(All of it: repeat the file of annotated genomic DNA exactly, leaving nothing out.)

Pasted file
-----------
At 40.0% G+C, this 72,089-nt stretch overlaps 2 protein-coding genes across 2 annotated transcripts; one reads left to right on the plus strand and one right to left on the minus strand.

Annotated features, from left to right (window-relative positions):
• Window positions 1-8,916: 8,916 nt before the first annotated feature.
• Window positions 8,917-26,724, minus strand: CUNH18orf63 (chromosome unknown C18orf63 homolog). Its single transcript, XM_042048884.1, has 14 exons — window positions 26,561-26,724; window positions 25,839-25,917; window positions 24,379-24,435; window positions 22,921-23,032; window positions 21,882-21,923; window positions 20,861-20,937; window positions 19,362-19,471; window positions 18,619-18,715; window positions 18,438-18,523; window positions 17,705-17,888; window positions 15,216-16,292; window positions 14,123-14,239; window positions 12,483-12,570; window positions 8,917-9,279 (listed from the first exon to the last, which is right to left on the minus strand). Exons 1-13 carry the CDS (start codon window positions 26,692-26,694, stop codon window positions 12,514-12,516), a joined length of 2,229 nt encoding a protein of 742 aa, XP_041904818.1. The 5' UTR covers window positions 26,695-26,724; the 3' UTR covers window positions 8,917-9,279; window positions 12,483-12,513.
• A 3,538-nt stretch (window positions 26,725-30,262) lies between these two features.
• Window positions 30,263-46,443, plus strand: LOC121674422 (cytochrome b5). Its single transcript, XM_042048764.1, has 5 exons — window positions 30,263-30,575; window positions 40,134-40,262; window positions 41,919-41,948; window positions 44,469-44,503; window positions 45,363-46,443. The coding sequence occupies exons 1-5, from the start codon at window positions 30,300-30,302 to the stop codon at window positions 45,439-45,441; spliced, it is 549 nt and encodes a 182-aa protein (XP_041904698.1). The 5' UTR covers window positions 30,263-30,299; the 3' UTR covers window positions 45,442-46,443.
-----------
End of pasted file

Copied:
At 40.0% G+C, this 72,089-nt stretch overlaps 2 protein-coding genes across 2 annotated transcripts; one reads left to right on the plus strand and one right to left on the minus strand.

Annotated features, from left to right (window-relative positions):
• Window positions 1-8,916: 8,916 nt before the first annotated feature.
• Window positions 8,917-26,724, minus strand: CUNH18orf63 (chromosome unknown C18orf63 homolog). Its single transcript, XM_042048884.1, has 14 exons — window positions 26,561-26,724; window positions 25,839-25,917; window positions 24,379-24,435; window positions 22,921-23,032; window positions 21,882-21,923; window positions 20,861-20,937; window positions 19,362-19,471; window positions 18,619-18,715; window positions 18,438-18,523; window positions 17,705-17,888; window positions 15,216-16,292; window positions 14,123-14,239; window positions 12,483-12,570; window positions 8,917-9,279 (listed from the first exon to the last, which is right to left on the minus strand). Exons 1-13 carry the CDS (start codon window positions 26,692-26,694, stop codon window positions 12,514-12,516), a joined length of 2,229 nt encoding a protein of 742 aa, XP_041904818.1. The 5' UTR covers window positions 26,695-26,724; the 3' UTR covers window positions 8,917-9,279; window positions 12,483-12,513.
• A 3,538-nt stretch (window positions 26,725-30,262) lies between these two features.
• Window positions 30,263-46,443, plus strand: LOC121674422 (cytochrome b5). Its single transcript, XM_042048764.1, has 5 exons — window positions 30,263-30,575; window positions 40,134-40,262; window positions 41,919-41,948; window positions 44,469-44,503; window positions 45,363-46,443. The coding sequence occupies exons 1-5, from the start codon at window positions 30,300-30,302 to the stop codon at window positions 45,439-45,441; spliced, it is 549 nt and encodes a 182-aa protein (XP_041904698.1). The 5' UTR covers window positions 30,263-30,299; the 3' UTR covers window positions 45,442-46,443.